Welcome to Netrider ... Connecting Riders!

Interested in talking motorbikes with a terrific community of riders?
Signup (it's quick and free) to join the discussions and access the full suite of tools and information that Netrider has to offer.

How to determine Bore of Master cylinder?

Discussion in 'Technical and Troubleshooting Torque' started by Mr White, Jul 27, 2012.

  1. Hi all, as you can tell im new to the motorcycle world in a way.

    I've been learning basic mechanics with fairly good success but my latest issue is with my newly acquired '83 suzuki gsx 250, which is missing the front brake master cylinder on the handle bar, along with the brake lever.

    I have rung around to suzuki dealers and wreckers in Melbourne and I've now learned that it IS necessary to operate the front caliper, and that I cant just throw any old master cylinder on, because It has to have the right 'bore'.

    I've also learned that a new or used one will cost anywhere from $150 to $300!!! So Im assuming the 'bore' in this case is the width of the tube sending fluid to the caliper or something?

    Has anyone had experience with this or know if I can use, say, a Bandit's part to install on my bike?

  2. The bore is the internal diameter of the cylinder.
    It's important because too small will not move enough volume of brake fluid to fully actuate the brakes, too large will not give enough pressure to properly brake the bike. You need the correct bore to work with the lever design and caliper design.
    Surely any competent motorcycle wrecker could assist you with the correct master cylinder for your bike? If not then the local dealer could provide you with a part number for it.
    • Like Like x 2
  3. Correct, bore = diameter of the master cylinder and piston. Bigger the bore the larger the VOLUME of fluid moved per stroke.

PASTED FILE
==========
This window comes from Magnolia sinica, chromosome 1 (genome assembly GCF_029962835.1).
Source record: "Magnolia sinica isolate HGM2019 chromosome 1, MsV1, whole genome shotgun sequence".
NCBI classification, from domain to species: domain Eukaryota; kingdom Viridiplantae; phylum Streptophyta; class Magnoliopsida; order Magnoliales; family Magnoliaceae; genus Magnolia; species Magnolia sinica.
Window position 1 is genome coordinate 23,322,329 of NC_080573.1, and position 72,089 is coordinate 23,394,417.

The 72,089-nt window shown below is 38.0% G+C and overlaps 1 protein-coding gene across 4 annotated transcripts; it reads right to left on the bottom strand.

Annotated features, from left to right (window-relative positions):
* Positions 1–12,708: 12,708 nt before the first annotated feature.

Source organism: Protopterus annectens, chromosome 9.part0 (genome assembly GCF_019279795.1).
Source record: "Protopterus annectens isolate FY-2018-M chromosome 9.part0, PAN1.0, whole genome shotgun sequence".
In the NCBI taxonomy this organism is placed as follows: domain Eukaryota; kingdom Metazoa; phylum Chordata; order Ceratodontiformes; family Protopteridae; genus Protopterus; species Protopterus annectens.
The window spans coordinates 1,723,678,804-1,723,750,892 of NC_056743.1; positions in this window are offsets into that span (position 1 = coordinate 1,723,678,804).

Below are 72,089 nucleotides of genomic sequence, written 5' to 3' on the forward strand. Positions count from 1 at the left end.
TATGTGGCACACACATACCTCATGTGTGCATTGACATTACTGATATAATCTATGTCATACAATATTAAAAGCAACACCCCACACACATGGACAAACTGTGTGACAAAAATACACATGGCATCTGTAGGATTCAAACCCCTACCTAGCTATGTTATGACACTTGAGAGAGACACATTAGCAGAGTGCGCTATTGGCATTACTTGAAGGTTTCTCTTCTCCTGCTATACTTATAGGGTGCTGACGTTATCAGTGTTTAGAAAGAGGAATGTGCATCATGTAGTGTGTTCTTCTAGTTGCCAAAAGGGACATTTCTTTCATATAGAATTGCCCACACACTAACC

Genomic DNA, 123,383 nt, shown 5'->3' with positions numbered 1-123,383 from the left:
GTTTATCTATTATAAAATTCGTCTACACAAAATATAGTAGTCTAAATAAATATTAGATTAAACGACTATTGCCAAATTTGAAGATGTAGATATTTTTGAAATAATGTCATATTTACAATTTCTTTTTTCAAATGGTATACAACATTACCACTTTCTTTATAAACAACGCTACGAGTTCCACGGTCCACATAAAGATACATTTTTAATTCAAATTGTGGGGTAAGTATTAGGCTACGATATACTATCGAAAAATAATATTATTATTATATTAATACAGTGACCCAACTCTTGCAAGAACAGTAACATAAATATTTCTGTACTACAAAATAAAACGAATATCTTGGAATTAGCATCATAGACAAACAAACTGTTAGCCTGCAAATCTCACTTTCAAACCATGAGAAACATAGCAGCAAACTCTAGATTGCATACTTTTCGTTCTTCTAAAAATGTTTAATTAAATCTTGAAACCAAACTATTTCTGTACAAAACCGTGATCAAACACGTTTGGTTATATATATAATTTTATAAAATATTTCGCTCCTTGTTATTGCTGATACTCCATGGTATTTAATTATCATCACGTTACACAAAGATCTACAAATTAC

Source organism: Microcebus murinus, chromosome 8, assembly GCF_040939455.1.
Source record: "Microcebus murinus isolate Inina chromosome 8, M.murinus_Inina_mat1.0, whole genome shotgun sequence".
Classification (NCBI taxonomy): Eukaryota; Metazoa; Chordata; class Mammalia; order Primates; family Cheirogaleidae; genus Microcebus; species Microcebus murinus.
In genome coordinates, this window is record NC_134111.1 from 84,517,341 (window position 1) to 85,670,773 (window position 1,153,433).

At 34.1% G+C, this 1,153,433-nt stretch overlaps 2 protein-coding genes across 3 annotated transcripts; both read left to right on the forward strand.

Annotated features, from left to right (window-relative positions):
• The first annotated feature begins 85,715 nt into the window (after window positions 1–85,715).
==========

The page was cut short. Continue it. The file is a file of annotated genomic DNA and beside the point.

Pressure is determined by the lever and its leverage ratio.

    At a very basic level if I had a single disc front end with single piston caliper I would need a relatively small bore master cylinder.
    • Like Like x 1
  4. There's only about 3 common sizes for master cylinders on bikes and they are not that different from each other. A wreckers should be able to supply you with a master cylinder for your bike. The good news is that Suzuki have a lot of parts they share between bikes, particularly in the 1980s.

    The other thing is of course ebay. If you go to international ebay sites, you can get new master cylinders pretty cheap.
    • Like Like x 1
  5. This.

    It's a very long time since I looked at the front end of a GSX 250 but the simplest way to tell what might fit is to have a look and see how many pistons the fluid has to push.

    Take a look at the caliper(s). Do they have two pistons (one on each side of the disc) or one (with a sort of sliding mechanism to allow the piston pushing on one side of the disc to pull the caliper body over to push on the other side of the disc)? Suzis of the era generally had two piston calipers but you never know.

    Secondly, is it twin or single disc? Memory tells me that the 250s were single disc but, again, I may be wrong.

    OK, so if we assume a single disc with a twin piston caliper, that gives us two pistons to push. Further, because Suzuki were quite well behaved about parts interchangeability at the time, it is highly likely that the MC from any other single disc Suzuki from ~1977 to 1985 will fit and work satisfactorily.

    And yes, definitely try overseas Ebay. US and UK are both good bets.